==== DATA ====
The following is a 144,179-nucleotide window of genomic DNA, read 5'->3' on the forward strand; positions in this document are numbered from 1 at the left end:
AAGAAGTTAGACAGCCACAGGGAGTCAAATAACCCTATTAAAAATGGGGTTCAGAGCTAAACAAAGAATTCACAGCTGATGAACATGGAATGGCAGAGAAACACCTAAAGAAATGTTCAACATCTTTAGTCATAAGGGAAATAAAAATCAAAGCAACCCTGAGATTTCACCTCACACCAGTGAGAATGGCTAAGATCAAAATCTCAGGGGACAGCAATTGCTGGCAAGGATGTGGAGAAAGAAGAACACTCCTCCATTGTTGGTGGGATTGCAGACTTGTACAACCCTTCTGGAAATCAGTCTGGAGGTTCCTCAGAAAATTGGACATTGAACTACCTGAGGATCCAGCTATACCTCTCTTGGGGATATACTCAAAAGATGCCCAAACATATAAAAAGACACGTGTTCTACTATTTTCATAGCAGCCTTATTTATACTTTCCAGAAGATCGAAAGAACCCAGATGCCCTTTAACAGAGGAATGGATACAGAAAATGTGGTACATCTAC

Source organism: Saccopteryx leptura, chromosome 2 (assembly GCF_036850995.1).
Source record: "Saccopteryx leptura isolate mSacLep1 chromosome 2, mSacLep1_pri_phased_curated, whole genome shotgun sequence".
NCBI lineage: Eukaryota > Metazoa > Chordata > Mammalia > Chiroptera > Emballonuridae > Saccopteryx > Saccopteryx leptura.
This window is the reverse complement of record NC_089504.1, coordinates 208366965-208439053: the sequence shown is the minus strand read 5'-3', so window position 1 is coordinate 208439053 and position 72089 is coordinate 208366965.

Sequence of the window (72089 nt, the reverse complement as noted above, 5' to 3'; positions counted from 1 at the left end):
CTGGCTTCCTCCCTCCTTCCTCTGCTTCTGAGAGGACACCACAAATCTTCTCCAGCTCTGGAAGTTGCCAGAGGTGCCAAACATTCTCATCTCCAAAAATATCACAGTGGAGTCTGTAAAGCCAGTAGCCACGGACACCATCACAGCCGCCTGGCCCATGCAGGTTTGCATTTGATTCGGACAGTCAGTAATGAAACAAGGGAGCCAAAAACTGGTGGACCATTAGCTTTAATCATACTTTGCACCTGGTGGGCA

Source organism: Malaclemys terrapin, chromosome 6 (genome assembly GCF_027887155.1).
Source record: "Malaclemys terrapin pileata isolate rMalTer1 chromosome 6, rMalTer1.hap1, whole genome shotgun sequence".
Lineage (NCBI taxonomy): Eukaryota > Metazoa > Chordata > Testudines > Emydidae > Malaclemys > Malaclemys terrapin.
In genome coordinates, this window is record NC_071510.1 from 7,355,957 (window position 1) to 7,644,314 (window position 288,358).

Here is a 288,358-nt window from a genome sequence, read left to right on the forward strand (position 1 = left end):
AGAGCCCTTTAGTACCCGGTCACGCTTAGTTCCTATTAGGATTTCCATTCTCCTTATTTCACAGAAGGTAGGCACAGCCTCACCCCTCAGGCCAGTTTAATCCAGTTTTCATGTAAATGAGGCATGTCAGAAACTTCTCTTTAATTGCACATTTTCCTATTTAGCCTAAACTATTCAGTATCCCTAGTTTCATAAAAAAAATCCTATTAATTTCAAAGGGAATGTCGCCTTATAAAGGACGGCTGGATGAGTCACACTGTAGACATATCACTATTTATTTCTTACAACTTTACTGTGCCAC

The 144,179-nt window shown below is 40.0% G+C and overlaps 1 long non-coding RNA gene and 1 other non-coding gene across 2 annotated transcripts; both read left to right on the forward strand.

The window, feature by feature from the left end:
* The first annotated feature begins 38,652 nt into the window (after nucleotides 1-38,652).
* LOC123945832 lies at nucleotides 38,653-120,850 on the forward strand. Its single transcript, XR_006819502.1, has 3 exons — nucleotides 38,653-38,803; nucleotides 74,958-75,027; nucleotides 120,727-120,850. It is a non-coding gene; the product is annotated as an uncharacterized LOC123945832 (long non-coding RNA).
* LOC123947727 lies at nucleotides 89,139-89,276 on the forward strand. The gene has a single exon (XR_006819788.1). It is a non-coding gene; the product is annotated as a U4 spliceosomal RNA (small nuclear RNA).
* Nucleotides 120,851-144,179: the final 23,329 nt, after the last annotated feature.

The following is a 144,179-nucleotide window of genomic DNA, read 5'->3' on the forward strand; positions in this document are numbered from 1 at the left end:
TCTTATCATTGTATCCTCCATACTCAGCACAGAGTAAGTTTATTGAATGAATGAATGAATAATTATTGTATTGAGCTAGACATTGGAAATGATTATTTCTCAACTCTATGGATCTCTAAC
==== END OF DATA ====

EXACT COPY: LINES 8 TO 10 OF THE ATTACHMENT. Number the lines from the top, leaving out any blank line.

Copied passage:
CTGGCTTCCTCCCTCCTTCCTCTGCTTCTGAGAGGACACCACAAATCTTCTCCAGCTCTGGAAGTTGCCAGAGGTGCCAAACATTCTCATCTCCAAAAATATCACAGTGGAGTCTGTAAAGCCAGTAGCCACGGACACCATCACAGCCGCCTGGCCCATGCAGGTTTGCATTTGATTCGGACAGTCAGTAATGAAACAAGGGAGCCAAAAACTGGTGGACCATTAGCTTTAATCATACTTTGCACCTGGTGGGCA

Source organism: Malaclemys terrapin, chromosome 6 (genome assembly GCF_027887155.1).
Source record: "Malaclemys terrapin pileata isolate rMalTer1 chromosome 6, rMalTer1.hap1, whole genome shotgun sequence".